If you never heal from what hurt you, then you will bleed on people who did not cut you. Karen Salmansohn

How Do I Stop Myself from Engaging in a Victim Mentality?

  • Recognize that It’s a Goal-Oriented Behavior. This is the paradox of the victim mindset. You feel the world is a hostile place. You have a powerful story that you tell yourself and others about how powerless you are. Your goal is to be heard, validated, and attended to, and you regularly exercise your personal power toward that end.
  • Acknowledge the Payoff. The first step in overcoming a victim mentality is to acknowledge this payoff. You are not powerless. You are acting in the world. You are simply wielding your story as a blunt instrument.
  •  See How You are Dodging Responsibility. Another benefit of your victim mentality is that you lower expectations while dodging responsibility for doing so. Ultimately this becomes a form of self-betrayal as personal power is subordinated to a perpetually helpless stance toward others in which little is asked… and less is offered. Victims blame others for their misery.
  • Create a New Story. One of the most powerful methods for changing a victim mindset is Narrative Therapy. The reason Narrative  Therapy is so powerful is that it focuses on helping you to transform your “victim” story into a “survivor” story.

A good Narrative Therapist will help you acquire a new perspective. You will feel more empowered to make necessary changes in your thought patterns and behavior.

I cried because I had no shoes until I met a man who had no feet. Sa’di (pen name of Muslih-ud-Din, Persian poet ca. 1184-1291)

  • Practice Thinking Outside Your Story. Train your mind to focus on other people. Imagine their struggles and difficulties. Read inspirational biographies. Deliberately interrupt your negative self-talk. Observe how you slide into your story without self-pity or recrimination. Just notice and accept your automatic victim mentality and remind yourself that you want to be different.
  • Cultivate an Attitude of Gratitude. Set an alarm out your smartphone to go off when you know you will be alone. When the alarm sounds, focus your mind for one minute an everything you are grateful for about your life and relationship. If your victim mindset inserts itself, just notice it, and return to deliberately focusing on gratitude.

Externalize Your Victim Mindset

An Emotionally Focused Couples Therapist might opine that a victim mentality is evidence of an attachment injury.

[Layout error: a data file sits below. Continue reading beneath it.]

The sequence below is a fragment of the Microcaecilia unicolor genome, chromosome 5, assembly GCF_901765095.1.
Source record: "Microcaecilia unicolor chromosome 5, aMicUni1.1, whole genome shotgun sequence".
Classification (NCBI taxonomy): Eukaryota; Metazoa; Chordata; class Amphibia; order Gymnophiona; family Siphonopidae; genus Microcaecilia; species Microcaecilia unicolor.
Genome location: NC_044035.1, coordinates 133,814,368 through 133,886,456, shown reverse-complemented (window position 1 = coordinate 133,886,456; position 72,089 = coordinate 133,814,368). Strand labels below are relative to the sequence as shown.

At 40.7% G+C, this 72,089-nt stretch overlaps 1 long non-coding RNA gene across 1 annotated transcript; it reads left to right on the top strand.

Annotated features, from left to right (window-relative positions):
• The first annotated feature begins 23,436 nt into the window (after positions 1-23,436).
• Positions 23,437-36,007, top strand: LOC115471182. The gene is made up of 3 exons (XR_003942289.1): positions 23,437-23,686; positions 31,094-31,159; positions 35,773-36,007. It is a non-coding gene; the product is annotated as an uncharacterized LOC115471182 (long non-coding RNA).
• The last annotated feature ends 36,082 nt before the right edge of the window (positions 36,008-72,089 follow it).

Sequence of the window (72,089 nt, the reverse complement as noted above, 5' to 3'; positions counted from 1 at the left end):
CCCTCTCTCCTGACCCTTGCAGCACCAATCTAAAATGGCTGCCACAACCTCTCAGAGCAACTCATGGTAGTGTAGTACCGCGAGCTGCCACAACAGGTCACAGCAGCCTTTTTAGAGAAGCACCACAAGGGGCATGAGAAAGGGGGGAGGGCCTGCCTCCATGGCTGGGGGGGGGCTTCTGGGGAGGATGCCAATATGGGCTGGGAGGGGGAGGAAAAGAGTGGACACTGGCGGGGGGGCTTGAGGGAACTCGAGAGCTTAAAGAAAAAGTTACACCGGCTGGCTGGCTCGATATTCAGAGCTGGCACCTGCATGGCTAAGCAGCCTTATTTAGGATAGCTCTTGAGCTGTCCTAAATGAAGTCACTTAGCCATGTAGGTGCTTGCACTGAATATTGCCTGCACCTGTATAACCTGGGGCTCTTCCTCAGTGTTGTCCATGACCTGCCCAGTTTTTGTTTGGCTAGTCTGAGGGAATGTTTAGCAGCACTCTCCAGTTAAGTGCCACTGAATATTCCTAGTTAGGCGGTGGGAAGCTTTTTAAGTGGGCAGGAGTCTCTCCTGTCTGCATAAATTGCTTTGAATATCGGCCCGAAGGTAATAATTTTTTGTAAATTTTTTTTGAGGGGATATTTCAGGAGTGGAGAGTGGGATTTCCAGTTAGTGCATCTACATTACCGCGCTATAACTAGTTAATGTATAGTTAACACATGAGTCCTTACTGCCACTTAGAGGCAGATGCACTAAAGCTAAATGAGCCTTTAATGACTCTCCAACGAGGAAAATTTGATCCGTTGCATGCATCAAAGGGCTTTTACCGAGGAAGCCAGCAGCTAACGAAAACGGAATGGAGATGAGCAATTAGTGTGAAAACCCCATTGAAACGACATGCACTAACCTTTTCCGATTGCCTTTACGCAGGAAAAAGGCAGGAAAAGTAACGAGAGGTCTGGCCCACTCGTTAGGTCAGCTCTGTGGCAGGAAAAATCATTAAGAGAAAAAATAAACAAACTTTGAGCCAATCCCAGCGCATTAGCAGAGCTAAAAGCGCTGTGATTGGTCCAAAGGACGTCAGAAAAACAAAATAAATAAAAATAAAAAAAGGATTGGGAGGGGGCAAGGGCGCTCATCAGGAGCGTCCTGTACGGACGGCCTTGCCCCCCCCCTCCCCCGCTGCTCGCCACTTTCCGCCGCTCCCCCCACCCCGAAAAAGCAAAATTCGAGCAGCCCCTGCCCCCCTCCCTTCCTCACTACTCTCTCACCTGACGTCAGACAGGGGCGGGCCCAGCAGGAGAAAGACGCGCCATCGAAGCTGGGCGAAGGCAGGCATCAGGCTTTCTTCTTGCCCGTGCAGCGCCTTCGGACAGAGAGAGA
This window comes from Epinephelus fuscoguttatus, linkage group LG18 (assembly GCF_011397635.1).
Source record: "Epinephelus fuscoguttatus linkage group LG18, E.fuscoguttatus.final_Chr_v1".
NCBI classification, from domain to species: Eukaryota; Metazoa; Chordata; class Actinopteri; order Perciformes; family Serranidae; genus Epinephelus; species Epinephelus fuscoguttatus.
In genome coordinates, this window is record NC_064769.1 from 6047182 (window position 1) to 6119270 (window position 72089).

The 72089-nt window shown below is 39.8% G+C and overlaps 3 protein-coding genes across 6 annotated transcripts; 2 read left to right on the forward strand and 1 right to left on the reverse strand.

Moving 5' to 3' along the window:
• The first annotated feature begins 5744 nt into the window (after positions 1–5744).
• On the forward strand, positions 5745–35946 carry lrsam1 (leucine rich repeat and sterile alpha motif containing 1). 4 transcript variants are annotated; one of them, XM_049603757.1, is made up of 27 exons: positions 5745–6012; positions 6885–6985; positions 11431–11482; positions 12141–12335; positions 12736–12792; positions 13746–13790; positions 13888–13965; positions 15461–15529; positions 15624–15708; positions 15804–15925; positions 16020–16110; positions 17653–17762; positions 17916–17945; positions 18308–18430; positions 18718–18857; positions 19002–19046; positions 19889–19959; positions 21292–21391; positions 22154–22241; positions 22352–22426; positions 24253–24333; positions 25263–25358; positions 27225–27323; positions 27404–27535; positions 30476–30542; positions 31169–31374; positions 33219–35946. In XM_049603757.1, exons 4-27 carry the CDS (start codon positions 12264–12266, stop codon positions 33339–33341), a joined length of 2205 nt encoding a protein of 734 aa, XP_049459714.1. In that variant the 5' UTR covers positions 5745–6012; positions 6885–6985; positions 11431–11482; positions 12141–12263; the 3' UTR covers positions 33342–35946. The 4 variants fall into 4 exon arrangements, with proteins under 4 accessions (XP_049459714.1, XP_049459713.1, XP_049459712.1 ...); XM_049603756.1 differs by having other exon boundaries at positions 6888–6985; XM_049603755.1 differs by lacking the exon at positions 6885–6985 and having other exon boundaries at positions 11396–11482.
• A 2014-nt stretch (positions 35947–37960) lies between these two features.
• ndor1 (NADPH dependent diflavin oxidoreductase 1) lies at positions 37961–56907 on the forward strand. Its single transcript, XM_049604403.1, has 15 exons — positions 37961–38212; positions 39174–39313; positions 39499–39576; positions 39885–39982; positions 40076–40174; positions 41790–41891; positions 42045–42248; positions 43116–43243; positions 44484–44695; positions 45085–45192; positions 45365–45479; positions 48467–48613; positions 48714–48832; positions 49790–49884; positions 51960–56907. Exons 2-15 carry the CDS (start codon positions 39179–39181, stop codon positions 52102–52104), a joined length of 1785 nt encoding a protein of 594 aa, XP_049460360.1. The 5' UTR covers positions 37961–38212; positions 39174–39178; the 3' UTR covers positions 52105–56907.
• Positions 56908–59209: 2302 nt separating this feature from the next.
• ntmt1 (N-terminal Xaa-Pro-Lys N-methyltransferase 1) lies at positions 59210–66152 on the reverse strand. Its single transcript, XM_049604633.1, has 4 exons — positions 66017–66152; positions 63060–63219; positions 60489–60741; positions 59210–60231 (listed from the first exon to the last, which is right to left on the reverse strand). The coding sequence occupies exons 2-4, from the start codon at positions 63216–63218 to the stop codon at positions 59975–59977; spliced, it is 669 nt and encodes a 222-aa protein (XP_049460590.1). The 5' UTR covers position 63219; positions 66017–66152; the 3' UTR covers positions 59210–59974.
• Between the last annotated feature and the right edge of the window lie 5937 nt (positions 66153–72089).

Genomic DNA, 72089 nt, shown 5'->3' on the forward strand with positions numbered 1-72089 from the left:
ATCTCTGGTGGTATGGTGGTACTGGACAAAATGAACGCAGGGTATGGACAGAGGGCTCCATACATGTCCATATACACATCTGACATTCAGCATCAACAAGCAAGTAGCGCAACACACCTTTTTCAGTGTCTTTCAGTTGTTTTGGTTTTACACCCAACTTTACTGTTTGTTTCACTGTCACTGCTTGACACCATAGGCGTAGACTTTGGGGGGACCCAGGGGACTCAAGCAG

But a Narrative Therapist would flee from using any diagnostic language that seeks to categorize and define any human experience.

What they would say is if you suffer from a victim mentality, you are not the problem. The compelling idea of being a victim is the problem.

When you inhabit your relationship with the idea of being a perpetual victim, you are limiting your potential for intimacy and secure attachment.

The idea is the problem. And you are perfectly free to embrace and discard ideas as you see fit.

A victim mentality is also related to the idea of inconsolability. People are imperfect. They will disappoint you sometimes, just as you have disappointed them sometimes. Forgiveness, acceptance, and empathy can help you to write a different story.

“If we can forgive what’s been done to us… If we can forgive what we’ve done to others… If we can leave our stories behind. Our being victims and villains. Only then can we maybe rescue the world.” Chuck Palahniuk

Good science-based couples therapy will ask important questions. What feeds this victim mentality? What starves it? What relationship does this victim mentality have to your marriage? And how can you both live moment by moment, choice by choice, a richer and more satisfying life?

Do You Want a Different Story and a Stronger Marriage?

About the Author Daniel Dashnaw

Daniel is a Marriage and Family Therapist. He currently sees couples at Couples Therapy Inc. in Boston, Massachusetts, three seasons in Cummington (at the foothills of the Berkshires...) and in Miami during joint retreats with his wife, Dr. Kathy McMahon. He uses EFT, Gottman Method, Solution-focused and the Developmental Model in his approaches.